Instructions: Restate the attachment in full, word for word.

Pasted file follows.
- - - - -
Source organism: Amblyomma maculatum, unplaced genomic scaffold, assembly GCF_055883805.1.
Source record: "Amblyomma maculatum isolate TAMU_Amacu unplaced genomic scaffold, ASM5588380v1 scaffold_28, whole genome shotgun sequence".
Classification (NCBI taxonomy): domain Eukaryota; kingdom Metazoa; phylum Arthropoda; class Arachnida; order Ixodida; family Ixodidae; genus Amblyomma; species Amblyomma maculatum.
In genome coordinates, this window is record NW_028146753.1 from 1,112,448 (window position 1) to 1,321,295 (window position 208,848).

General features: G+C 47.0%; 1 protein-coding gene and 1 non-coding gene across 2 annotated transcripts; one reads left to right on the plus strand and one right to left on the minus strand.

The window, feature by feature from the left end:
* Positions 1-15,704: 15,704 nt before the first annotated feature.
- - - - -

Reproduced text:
Source organism: Amblyomma maculatum, unplaced genomic scaffold, assembly GCF_055883805.1.
Source record: "Amblyomma maculatum isolate TAMU_Amacu unplaced genomic scaffold, ASM5588380v1 scaffold_28, whole genome shotgun sequence".
Classification (NCBI taxonomy): domain Eukaryota; kingdom Metazoa; phylum Arthropoda; class Arachnida; order Ixodida; family Ixodidae; genus Amblyomma; species Amblyomma maculatum.
In genome coordinates, this window is record NW_028146753.1 from 1,112,448 (window position 1) to 1,321,295 (window position 208,848).

General features: G+C 47.0%; 1 protein-coding gene and 1 non-coding gene across 2 annotated transcripts; one reads left to right on the plus strand and one right to left on the minus strand.

The window, feature by feature from the left end:
* Positions 1-15,704: 15,704 nt before the first annotated feature.